NVIDIA’s GeForce GT 220: 40nm and DX10.1 for the Low-Endby Ryan Smith on October 12, 2009 6:00 AM EST
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DirectX 10.1 on an NVIDIA GPU?
Easily the most interesting thing about the GT 220 and G 210 is that they mark the introduction of DirectX 10.1 functionality on an NVIDIA GPU. It’s no secret that NVIDIA does not take a particular interest in DX10.1, and in fact even with this they still don’t. But for these new low-end parts, NVIDIA had some special problems: OEMs.
OEMs like spec sheets. They want parts that conform to certain features so that they can in turn use those features to sell the product to consumers. OEMs don’t want to sell a product with “only” DX10.0 support if their rivals are using DX10.1 parts. Which in turn means that at some point NVIDIA would need to add DX10.1 functionality, or risk losing out on lucrative OEM contracts.
This is compounded by the fact that while Fermi has bypassed DX10.1 entirely for the high-end, Fermi’s low-end offspring are still some time away. Meanwhile AMD will be shipping their low-end DX11 parts in the first half of next year.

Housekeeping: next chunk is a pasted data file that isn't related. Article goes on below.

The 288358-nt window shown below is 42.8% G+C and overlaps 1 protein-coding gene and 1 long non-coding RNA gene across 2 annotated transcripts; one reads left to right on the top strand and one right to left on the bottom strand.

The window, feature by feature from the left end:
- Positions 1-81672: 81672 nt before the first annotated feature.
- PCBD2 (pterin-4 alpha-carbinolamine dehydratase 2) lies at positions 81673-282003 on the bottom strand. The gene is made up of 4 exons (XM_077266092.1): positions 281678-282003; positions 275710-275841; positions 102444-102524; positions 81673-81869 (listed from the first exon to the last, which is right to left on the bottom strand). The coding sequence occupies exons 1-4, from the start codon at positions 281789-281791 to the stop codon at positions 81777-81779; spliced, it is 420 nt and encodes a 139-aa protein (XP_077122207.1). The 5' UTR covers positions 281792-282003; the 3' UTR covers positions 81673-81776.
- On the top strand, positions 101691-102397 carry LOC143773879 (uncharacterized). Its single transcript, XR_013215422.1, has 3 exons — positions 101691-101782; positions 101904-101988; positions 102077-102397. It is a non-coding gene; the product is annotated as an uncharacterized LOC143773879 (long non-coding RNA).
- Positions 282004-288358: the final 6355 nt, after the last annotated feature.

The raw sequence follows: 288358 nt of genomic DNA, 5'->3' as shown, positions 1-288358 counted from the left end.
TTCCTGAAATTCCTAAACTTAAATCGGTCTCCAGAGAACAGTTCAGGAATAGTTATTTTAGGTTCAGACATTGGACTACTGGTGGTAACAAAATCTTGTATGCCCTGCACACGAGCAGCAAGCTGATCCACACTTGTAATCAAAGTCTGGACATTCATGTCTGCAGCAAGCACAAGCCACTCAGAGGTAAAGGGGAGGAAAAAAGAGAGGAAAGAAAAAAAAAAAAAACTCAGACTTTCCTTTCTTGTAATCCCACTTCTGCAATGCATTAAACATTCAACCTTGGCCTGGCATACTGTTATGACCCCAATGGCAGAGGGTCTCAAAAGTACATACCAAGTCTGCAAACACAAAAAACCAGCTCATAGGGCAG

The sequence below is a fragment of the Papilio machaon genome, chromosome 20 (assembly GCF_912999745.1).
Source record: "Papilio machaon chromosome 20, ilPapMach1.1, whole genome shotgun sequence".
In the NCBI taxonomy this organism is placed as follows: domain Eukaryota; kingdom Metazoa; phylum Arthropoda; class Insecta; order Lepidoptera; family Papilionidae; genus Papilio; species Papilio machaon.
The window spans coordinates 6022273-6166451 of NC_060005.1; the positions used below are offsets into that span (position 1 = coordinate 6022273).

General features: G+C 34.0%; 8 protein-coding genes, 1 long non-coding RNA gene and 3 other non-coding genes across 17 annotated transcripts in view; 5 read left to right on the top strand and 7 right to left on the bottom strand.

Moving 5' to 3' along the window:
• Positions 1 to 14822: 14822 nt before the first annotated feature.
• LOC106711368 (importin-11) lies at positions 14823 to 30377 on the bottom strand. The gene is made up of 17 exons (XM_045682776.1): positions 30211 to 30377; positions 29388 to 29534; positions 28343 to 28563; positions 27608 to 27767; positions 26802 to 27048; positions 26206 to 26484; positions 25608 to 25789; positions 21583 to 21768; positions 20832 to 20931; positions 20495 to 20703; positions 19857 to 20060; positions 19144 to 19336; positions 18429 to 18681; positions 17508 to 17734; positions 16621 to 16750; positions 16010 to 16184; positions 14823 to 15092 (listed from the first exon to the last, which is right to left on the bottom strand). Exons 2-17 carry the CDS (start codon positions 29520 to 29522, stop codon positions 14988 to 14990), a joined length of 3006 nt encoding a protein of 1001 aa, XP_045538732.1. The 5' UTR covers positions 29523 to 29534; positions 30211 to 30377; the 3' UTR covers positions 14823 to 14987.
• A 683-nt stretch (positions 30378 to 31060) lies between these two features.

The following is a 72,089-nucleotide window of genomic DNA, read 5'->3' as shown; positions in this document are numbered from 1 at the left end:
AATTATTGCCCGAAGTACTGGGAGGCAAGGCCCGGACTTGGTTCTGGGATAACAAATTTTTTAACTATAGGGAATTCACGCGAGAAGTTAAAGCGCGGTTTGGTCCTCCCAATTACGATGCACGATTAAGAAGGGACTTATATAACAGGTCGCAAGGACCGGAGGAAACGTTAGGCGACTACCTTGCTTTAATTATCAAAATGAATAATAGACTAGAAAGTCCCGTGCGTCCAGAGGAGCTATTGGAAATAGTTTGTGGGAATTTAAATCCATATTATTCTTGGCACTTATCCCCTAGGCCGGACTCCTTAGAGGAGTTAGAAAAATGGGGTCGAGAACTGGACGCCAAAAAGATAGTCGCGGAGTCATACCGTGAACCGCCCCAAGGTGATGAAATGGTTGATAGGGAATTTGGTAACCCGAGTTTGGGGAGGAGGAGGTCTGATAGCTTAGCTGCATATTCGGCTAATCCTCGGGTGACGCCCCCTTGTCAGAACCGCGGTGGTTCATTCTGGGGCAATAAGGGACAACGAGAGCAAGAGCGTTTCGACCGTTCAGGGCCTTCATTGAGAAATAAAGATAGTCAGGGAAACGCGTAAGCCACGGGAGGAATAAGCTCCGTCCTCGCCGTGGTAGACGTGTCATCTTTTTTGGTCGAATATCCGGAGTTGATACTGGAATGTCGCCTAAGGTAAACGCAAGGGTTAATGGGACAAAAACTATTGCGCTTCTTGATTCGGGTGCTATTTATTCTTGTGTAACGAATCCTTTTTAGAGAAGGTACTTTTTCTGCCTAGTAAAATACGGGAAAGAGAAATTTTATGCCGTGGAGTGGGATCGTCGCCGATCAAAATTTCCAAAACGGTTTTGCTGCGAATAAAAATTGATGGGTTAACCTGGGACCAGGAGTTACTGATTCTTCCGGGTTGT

So why do GT 220 and G 210 have DX10.1 functionality? To satisfy the OEMs, and that’s about it. NVIDIA’s focus is still on DX10 and DX11. DX10.1 functionality was easy to add to the GT200-derrived architecture (bear in mind that GT200 already had some DX10.1 functionality), and so it was done for the OEMs. We would also add that NVIDIA has also mentioned the desire to not be dinged by reviewers and forum-goers for lacking this feature, but we’re having a hard time buying the idea that NVIDIA cares about either of those nearly as much as they care about what the OEMs think when it comes to this class of parts.
DX10.1 in a nutshell, as seen in our Radeon 3870 Review
At any rate, while we don’t normally benchmark with DX10.1 functionality enabled, we did so today to make sure DX10.1 was working as it should be. Below are our Battleforge results, using DX10 and DX10.1 with Very High SSAO enabled.
The ultimate proof that DX10.1 is a checkbox feature here is performance. Certainly DX10.1 is a faster way to implement certain effects, but running them in the first place still comes at a significant performance penalty. Hardware of this class is simply too slow to make meaningful use of the DX10.1 content that’s out there at this point.